Photo credits: @rodlong via Unsplash
Arguably the most accessible sustainable change one can make is becoming more involved with environmental groups and advocacies. A few groups pinned against each other in the larger conversation about conservation deserve to be recognized. The Earth Quaker Action Team, or EQAT, is an organization calling on large energy corporations to think green. One of those organizations includes VanGuard, a mutual fund and also one of the lead investors in oil and gas.
Eve Gutman, the Administrative and Research Assistant at EQAT, wrote to me about the work EQAT does to advocate for environmental affairs.
“From 2015 to 2021, EQAT worked on a campaign calling on PECO to increase local solar energy and invest in green jobs. We brought many new people from across the region into the campaign, forged a deep relationship with POWER Interfaith, and got PECO to take significant steps that have boosted the local solar economy and put some investment in job creation for Black and Brown community members,” said Gutman.
As an organization rooted in climate justice and nonviolence, their more recent changes have been drumming up more support.
“Last year, EQAT discerned that the urgency of the climate crisis was calling us to take on bigger targets, and that it was time to take our skills around nonviolent direct action and use them to pressure PECO’s parent company’s largest investor, Vanguard,” wrote Gutman.
Gutman felt it is very important to add that, “This campaign is not just EQAT’s. Here in southeastern PA, we’re working with various groups — student groups like Fossil Free Penn at the University of Pennsylvania and the Committee for Environmental Responsibility at Haverford College — plus various climate and justice groups like 350 Philly, Elder Action Network, POWER Interfaith, Sierra Club PA chapter, XR Philly and more! And southeastern PA is just one hub of this international campaign.”
Nick Marcil, a graduate student from WCU who is heavily involved in advocacies surrounding climate and student debt crises, shared with me his experience supporting groups such as EQAT. Though he is not a member of EQAT himself, he is a member of The Debt Collective. Marcil said, “…finance and debt play into the climate crisis as well as student loan debt. Before I joined the collective in PA/PHL, [The Debt Collective] actually worked on a campaign with EQAT a little over a year ago.”
When I inquired about the ways each of us can begin to get involved, Marcil mentioned that perhaps the first step is going to a simple meeting.
“If you can meet in person and have these great discussions and talks about the issues and about what actions you need to take, you’re really sort of building power to make change,” said Marcil.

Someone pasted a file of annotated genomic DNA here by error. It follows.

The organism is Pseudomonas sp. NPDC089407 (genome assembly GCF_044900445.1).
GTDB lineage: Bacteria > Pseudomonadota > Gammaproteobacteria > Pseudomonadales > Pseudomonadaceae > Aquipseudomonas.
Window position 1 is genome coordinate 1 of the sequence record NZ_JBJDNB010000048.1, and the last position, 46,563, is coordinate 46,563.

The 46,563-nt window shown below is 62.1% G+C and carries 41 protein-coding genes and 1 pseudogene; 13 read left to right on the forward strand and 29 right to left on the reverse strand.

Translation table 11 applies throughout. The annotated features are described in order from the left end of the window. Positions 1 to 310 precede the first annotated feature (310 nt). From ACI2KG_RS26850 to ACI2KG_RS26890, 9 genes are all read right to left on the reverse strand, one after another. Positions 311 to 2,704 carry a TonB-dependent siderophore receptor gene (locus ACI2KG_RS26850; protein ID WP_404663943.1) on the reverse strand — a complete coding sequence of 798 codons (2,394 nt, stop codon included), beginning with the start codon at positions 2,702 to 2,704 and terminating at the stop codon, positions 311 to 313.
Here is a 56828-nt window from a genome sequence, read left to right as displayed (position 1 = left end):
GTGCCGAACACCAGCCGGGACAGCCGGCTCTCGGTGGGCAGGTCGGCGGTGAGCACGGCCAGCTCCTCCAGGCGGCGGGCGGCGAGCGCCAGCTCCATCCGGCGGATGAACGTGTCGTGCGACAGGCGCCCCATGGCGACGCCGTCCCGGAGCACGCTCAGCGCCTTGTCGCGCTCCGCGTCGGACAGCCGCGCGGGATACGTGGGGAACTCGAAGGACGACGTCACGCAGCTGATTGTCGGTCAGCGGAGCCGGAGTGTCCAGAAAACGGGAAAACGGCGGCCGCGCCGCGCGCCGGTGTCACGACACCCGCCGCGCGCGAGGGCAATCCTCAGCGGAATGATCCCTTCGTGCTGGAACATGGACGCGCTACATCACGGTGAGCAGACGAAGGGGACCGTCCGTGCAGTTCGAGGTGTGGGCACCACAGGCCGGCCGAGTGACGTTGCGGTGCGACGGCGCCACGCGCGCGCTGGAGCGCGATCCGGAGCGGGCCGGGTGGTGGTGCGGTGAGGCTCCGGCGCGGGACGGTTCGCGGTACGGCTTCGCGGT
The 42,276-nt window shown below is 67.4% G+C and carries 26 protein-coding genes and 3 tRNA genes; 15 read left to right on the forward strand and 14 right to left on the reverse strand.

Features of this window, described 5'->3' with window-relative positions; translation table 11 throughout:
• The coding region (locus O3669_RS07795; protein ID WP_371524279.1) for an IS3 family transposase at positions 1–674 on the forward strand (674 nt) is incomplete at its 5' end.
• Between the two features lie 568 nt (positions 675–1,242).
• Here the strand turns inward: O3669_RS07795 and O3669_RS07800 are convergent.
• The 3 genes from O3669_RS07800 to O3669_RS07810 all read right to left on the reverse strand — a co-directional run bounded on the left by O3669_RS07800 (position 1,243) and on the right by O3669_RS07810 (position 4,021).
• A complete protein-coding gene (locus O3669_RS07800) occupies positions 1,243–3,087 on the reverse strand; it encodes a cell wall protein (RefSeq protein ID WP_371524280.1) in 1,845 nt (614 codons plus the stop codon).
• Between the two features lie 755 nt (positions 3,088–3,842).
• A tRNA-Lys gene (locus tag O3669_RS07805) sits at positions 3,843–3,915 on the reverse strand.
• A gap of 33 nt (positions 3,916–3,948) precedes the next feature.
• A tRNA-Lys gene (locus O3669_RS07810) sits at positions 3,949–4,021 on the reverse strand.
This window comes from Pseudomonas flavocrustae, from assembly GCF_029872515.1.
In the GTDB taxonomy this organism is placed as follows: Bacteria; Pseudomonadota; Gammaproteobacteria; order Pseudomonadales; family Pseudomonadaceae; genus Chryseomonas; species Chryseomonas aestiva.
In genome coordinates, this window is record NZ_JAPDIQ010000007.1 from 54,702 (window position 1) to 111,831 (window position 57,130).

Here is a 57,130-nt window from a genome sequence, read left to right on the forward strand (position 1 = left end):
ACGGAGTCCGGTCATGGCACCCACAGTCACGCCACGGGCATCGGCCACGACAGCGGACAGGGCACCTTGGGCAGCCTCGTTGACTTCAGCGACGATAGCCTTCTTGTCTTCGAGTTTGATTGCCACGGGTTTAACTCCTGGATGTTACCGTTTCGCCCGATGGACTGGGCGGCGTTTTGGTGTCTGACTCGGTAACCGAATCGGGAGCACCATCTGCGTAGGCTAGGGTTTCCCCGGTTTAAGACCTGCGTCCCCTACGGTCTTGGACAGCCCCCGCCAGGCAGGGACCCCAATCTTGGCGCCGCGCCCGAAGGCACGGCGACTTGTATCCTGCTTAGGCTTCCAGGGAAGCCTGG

A few people brought a big letter to VanGuard saying they have a climate problem and they need to do something about it. Including the specific actions they should take.
Being that EQAT is a Quaker organization based in nonviolence, the gathering Marcil attended was very cautious and headstrong. Their audience — not so much.
Despite the distance being incredibly short, VanGuard did not seem to bat an eye except for moving the group off their property.
“[Vanguard’s] response was not friendly whatsoever. Basically, the VanGuard campus is located not too far from here…[in Malvern]…we congregated away from the campus to talk and prepare folks for the action itself and make sure folks felt comfortable,” explained Marcil.
“They just want to keep their name, brand, their face out of it. That’s all that it is.”
It is vital to be kept in the loop about what social groups in your communities are leading events that create significant opportunities for advocacy and environmental justice. What is the point of having neighbors and friends if we cannot stand with them for what better serves our earth? As I grew curiouser about the show behind the scenes, Gutman explained to me more about EQAT’s direct action toward VanGuard.
The Vanguard’s Very Big Problem campaign is asking VanGuard to, “…be a more active shareholder for the climate in the companies it invests in, exit its investments in coal companies, and fundamentally shift its investment policy to integrate climate justice into business decisions.”
It is the current goal of EQAT to receive a solid and long overdue plan from VanGuard to get its investments on track to zero emissions by 2050. If you’re looking to get involved with sustainability in more ways, join EQAT for Vanguard’s Big Climate Problem Walk from April 18 to 22. A group will be walking from the industrial banks of the Delaware River to Vanguard’s headquarters in Malvern, pushing for climate justice.
“We need a plan from Vanguard now — we have no time to lose for the climate and for our futures,” said Gutman.
And indeed, our time is measured with the climate crisis. Recently, the latest IPCC report released on April 4 determined that, “unless industrialized nations work to drastically reduce their emissions from coal, oil, and natural gas by 43% within eight years — by 2030 — or limiting global warming to 1.5 degrees Celsius will likely be out of reach.” Otherwise, we reap an uninhabitable land. How can anyone avoid being an advocate when this affects us all?
Kristine Kearns is a second-year English major with a minor in Creative Writing. KK947319@wcupa.edu